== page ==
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Ultrasound Obstet Gynecol. 2009 Dec;34(6):643-52. doi: 10.1002/uog.7460.

Prenatal diagnosis of congenital agenesis of the fetal portal venous system.

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  • 1Department of Obstetrics and Gynecology, The Chaim Sheba Medical Center, Tel Hashomer, Israel. rachiron@post.tau.ac.il

Abstract

OBJECTIVE:

To describe the prenatal diagnosis and review our experience of fetal congenital agenesis of the portal venous system (CAPVS) and to review the current literature on this poorly documented vascular malformation.

METHODS:

This was a retrospective survey covering the 12-year period between 1996 and 2008. The database of a single, large, ultrasonographic tertiary academic referral center in Israel was analyzed and cases with a prenatal diagnosis of CAPVS were identified. All fetuses underwent detailed biometric and structural ultrasound examinations and a precise anatomical description of the fetal umbilical, portal and hepatic venous system was noted, as well as the presence of aberrant vessels, shunt location and the presence or absence of the DV. Results of fetal echocardiography, karyotyping and toxoplasma, rubella, cytomegalovirus and herpes evaluations were determined. Medical records were evaluated. Diagnosis was confirmed by pathology, postmortem venography or neonatal ultrasound or venography. Liveborns were examined by a certified neonatologist and long-term follow-up from pediatric gastroenterology units was determined.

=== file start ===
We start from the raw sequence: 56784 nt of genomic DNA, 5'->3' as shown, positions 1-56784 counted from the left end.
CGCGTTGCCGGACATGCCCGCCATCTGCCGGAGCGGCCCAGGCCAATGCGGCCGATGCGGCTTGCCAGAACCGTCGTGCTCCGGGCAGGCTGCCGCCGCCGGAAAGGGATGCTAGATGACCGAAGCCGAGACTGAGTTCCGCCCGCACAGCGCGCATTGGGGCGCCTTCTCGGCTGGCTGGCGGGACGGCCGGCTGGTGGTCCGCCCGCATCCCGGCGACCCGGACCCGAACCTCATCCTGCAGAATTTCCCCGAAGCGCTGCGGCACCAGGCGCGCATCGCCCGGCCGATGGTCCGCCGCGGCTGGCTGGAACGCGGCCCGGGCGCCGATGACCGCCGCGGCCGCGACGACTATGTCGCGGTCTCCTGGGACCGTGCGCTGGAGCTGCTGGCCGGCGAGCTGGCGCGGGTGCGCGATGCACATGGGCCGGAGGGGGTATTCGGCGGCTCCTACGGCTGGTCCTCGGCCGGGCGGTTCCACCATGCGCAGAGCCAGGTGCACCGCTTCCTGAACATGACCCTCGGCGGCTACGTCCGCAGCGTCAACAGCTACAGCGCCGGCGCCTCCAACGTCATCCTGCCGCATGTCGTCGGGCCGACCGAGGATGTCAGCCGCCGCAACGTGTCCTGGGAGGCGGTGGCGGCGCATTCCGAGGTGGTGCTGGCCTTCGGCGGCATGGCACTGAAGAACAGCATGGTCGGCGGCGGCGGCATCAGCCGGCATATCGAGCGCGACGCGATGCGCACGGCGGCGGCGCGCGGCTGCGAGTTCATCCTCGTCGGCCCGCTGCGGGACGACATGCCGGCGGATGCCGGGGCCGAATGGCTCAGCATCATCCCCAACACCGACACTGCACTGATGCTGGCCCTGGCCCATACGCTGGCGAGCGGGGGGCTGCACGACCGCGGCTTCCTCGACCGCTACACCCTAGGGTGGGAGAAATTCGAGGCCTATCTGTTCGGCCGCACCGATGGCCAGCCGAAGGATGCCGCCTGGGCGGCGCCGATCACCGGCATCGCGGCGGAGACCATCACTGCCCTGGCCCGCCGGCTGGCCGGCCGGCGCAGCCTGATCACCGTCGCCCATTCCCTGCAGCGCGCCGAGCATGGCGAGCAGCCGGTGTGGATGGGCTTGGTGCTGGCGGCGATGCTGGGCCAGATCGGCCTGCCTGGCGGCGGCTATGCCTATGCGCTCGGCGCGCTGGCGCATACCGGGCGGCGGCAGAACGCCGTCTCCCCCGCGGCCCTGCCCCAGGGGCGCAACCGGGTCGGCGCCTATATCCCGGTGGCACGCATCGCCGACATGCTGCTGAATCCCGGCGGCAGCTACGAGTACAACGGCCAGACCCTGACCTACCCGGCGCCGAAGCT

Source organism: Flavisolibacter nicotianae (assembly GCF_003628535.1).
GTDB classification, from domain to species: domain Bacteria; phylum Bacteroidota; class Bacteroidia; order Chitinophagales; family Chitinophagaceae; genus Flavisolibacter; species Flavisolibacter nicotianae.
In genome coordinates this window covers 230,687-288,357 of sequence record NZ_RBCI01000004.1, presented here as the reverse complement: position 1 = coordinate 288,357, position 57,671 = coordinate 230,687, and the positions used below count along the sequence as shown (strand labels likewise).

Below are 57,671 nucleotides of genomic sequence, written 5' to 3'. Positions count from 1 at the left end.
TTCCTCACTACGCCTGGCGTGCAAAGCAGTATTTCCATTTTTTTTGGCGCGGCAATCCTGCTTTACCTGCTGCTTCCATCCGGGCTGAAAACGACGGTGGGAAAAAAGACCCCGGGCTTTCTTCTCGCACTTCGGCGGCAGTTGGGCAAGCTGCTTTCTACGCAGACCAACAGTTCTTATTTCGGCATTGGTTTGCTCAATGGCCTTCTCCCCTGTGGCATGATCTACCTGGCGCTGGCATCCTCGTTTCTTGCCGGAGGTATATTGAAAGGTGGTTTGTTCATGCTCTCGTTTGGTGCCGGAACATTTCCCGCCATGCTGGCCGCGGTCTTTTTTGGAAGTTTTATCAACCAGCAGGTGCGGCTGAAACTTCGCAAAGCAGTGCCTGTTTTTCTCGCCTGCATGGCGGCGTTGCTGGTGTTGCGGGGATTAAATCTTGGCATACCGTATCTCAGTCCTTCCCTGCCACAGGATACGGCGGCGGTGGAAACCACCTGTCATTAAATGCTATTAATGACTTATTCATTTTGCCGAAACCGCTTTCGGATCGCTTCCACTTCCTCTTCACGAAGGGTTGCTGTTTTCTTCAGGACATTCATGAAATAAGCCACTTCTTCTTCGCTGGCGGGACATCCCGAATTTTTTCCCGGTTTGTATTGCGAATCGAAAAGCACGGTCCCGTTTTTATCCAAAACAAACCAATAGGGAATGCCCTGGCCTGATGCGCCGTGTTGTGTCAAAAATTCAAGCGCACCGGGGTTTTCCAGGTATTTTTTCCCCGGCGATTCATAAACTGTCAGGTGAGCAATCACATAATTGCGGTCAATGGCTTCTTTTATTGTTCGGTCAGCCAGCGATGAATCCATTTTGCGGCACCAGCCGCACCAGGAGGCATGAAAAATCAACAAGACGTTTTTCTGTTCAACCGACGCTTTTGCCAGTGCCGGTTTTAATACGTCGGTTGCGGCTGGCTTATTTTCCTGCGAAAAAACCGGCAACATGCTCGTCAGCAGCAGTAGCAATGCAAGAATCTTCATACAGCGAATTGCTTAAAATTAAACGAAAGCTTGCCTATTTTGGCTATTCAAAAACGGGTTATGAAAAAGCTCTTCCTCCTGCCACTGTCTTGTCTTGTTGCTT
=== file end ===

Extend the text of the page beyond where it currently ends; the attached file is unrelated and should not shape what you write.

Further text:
RESULTS:

Nine cases with CAPVS were studied. In all cases an aberrant umbilical-portal vein was the primary indication for detailed portal system evaluation. Five fetuses demonstrated total CAPVS (Type I) and four showed partial agenesis of the portal vein (Type II). Among the five Type I fetuses, there was a shunt from the umbilical vein to the inferior vena cava in three (60%), to the right atrium in one and to the coronary sinus in one. In this group, in only one case could we delineate a common confluence between the splenic vein and the superior mesenteric vein shunting to the inferior vena cava. In four cases termination of pregnancy was performed due to additional findings: one case with hydrothorax, ascites and mitral atresia, one with cleft lip/palate and one with trisomy 21. One case had no additional anomalies, but the parents elected to terminate the pregnancy. All four of the Type II fetuses had a portosystemic shunt: in two cases to the right atrium, in one to the iliac vein and in one to the right hepatic vein. In three, the shunt resolved spontaneously. In only one case was abnormal liver function present over a follow-up period of 2-10 years.

CONCLUSION:

CAPVS can be detected prenatally. An abnormal course of the umbilical vein necessitates prompt sonographic evaluation of the umbilical-portal venous system and meticulous investigation for additional anomalies. Complete CAPVS may be associated with remote clinical consequences of which the parents should be informed. Partial CAPVS has a favorable prognosis.

PMID:
19953566
DOI:
10.1002/uog.7460
[PubMed - indexed for MEDLINE]
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